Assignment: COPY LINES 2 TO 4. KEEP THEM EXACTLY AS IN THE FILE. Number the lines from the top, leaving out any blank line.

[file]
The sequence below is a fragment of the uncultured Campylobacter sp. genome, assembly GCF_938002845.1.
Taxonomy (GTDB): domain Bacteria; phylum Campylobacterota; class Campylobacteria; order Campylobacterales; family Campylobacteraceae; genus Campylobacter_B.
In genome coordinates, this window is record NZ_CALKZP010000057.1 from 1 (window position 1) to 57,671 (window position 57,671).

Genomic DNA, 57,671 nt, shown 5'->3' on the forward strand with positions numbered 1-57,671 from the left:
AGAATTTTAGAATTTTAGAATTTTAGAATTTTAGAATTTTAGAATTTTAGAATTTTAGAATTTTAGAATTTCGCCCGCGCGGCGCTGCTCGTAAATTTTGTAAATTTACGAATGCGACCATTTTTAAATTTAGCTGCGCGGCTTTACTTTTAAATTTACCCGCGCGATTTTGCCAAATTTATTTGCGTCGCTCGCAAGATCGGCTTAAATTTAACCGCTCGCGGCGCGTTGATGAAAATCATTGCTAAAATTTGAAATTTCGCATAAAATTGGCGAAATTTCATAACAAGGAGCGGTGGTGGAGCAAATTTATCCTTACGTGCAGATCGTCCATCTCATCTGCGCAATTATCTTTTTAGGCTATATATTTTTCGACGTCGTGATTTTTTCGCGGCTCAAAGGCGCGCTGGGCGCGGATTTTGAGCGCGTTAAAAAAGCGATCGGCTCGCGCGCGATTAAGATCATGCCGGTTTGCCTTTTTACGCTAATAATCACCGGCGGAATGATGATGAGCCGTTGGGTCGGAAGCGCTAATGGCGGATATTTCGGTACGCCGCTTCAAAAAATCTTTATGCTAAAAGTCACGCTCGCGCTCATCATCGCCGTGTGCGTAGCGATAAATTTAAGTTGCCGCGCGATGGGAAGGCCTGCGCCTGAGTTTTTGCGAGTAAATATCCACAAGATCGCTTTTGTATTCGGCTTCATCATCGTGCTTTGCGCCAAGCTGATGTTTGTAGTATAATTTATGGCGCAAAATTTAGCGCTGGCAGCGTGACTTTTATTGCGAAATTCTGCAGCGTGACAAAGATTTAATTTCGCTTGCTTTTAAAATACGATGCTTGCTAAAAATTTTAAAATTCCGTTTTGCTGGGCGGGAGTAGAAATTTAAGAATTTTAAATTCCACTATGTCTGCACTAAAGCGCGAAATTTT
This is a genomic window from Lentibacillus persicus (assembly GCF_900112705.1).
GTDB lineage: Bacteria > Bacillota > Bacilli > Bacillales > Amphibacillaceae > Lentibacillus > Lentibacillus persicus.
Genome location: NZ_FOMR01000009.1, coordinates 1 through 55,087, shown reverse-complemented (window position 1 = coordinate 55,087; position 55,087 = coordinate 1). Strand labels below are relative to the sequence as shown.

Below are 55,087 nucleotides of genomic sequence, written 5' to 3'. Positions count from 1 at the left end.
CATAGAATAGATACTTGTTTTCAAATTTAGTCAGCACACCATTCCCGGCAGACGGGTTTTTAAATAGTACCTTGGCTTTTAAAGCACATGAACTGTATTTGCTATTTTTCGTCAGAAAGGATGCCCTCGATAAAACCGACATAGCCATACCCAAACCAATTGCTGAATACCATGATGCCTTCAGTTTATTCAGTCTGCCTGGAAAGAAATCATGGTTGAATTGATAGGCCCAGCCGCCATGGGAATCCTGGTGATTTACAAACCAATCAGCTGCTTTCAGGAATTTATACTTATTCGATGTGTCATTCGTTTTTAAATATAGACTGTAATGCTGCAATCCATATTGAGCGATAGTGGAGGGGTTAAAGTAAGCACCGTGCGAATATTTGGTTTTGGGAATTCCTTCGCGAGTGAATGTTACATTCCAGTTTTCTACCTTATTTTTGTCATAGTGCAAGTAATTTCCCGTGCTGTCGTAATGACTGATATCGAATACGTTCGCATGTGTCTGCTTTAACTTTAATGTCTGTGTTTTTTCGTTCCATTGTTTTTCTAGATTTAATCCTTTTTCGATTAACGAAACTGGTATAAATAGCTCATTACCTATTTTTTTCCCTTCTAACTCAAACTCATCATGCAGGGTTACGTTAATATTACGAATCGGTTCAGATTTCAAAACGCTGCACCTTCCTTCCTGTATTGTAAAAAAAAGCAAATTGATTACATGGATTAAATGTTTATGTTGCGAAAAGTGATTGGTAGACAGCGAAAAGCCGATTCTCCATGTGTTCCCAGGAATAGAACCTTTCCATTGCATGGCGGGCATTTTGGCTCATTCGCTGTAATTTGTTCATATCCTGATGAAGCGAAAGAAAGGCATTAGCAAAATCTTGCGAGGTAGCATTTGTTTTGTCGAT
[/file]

Taxonomy (GTDB): domain Bacteria; phylum Campylobacterota; class Campylobacteria; order Campylobacterales; family Campylobacteraceae; genus Campylobacter_B.
In genome coordinates, this window is record NZ_CALKZP010000057.1 from 1 (window position 1) to 57,671 (window position 57,671).

Genomic DNA, 57,671 nt, shown 5'->3' on the forward strand with positions numbered 1-57,671 from the left: